All of this is wrapped in styling that’s finally sleek instead of sleepy, with a long hood, sharp creases, and a specific wheel design for each trim.

The DX and LX aren’t entirely Spartan, offering such amenities as one-touch up/down front windows, tilt and telescopic steering wheel, Bluetooth streaming audio, and capless fuel filler, plus heated seats on the LX. But move up to the top lines and you get a number of higher-end features, including sunroof, dual-zone automatic climate control, proximity key with pushbutton start and walk-away locking, remote starter, and Lane Watch passenger-side monitor on the EX and EX-T models.

The top-line Touring adds to that with LED headlights, rain-sensing wipers, wireless phone charging, power-adjustable front seats, leather upholstery, heated rear seats, and premium stereo with navigation and satellite radio.

The Civic also offers Honda Sensing, optional on the LX and EX for $1,000, and standard on the turbo models. First seen on the Accord, the package includes adaptive cruise control that will start and stop in low-speed traffic, forward collision warning with braking, and a lane departure warning system that gives the wheel a couple of quick shakes to wake you up, and then nudges you back if you don’t do it yourself.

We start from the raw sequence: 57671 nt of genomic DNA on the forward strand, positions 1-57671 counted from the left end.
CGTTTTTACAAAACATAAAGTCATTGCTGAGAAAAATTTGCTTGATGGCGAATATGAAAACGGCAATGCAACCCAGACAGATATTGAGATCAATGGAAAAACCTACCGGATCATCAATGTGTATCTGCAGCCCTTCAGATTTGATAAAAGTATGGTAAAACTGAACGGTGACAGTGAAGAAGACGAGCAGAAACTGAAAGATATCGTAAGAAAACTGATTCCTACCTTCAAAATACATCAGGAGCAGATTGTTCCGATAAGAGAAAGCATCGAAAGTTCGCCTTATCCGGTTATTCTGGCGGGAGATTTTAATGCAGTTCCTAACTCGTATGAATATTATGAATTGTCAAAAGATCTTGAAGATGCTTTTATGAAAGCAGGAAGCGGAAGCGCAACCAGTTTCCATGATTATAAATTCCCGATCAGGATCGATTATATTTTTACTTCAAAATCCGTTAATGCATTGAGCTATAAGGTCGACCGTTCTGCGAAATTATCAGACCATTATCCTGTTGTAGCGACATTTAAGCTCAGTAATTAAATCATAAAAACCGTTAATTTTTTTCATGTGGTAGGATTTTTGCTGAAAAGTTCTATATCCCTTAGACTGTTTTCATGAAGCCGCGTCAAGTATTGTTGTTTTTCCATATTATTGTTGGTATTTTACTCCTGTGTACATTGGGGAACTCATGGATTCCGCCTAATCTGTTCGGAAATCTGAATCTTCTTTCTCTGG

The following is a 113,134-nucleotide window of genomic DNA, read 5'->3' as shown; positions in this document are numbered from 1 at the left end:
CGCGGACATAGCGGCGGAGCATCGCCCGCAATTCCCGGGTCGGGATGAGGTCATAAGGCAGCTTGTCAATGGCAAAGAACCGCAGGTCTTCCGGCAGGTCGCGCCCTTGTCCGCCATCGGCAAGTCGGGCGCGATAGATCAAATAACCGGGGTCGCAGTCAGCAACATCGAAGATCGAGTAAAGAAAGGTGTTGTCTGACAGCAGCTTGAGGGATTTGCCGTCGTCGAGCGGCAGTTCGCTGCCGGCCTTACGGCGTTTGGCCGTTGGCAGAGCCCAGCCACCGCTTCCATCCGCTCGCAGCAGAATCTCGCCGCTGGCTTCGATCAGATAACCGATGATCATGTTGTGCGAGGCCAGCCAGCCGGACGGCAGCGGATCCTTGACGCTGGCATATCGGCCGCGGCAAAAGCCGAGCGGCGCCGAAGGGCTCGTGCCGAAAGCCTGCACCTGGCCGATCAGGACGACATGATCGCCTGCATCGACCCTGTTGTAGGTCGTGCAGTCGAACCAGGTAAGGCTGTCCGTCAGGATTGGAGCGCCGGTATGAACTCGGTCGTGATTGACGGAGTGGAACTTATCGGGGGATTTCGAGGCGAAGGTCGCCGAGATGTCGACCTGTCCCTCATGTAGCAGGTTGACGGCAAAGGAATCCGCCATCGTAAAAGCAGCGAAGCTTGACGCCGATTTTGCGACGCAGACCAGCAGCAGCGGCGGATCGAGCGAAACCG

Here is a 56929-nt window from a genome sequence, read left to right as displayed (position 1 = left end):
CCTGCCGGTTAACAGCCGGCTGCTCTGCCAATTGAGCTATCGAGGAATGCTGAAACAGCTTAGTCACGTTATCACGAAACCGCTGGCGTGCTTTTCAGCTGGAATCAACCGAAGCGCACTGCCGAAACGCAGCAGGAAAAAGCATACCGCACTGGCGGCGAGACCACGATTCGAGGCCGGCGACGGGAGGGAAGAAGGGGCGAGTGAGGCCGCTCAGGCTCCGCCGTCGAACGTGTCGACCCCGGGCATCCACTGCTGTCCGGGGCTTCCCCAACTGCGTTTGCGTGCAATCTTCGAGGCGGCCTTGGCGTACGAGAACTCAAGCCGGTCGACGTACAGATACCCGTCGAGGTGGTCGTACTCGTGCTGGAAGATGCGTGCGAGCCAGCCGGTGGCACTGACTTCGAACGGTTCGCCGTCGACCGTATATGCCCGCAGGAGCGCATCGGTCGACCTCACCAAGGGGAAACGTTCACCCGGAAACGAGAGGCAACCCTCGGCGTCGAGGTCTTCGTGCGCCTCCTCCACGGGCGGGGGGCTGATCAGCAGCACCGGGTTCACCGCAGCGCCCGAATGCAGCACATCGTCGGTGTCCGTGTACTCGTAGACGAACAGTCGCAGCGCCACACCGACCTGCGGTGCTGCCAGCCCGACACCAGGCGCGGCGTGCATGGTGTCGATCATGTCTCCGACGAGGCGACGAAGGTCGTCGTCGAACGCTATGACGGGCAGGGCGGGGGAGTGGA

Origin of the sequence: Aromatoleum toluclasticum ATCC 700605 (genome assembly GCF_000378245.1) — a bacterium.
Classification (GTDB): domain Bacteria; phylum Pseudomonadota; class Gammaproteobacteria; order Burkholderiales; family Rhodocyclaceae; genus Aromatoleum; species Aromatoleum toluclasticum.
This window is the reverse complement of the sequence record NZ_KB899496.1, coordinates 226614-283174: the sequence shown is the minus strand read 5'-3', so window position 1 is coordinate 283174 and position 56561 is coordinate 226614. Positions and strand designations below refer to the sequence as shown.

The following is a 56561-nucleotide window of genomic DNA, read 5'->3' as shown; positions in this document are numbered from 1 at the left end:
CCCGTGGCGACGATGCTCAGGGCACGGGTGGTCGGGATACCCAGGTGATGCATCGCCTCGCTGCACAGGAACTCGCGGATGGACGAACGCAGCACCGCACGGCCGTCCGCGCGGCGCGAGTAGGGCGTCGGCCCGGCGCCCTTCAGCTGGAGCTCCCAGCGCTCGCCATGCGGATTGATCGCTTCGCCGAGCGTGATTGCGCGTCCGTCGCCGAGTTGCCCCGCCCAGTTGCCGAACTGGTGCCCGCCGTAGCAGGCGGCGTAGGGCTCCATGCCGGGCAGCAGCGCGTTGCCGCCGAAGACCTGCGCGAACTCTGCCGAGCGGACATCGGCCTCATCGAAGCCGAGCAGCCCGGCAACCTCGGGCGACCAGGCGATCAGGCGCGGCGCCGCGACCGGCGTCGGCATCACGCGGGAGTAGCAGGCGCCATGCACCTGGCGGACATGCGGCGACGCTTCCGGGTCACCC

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Like the Accord, the Civic also now includes smartphone integration through Apple CarPlay or Android Audio, on all but the base DX trim. Plug in your phone and many of your apps can be accessed through the infotainment screen, along with summoning Siri via the “talk” button on the steering wheel.

I was hoping the Civic’s redesign would include a volume dial for the stereo, but I didn’t get my wish. Instead, you have to tap at the slider on the glass. Yes, you can adjust the volume via the steering wheel, but it’s just so much simpler to reach over and give a quick turn on a real dial.

But that’s a minor issue on a major overhaul, and one that’s done very well. The Civic has been Canada’s best-selling car for the past 17 years, and it probably would have continued on the strength of its customer loyalty had nothing been done to it. But there’s no reason why someone buying a Civic should have to drive a boring car. With this all-new model, Honda has finally gotten it right.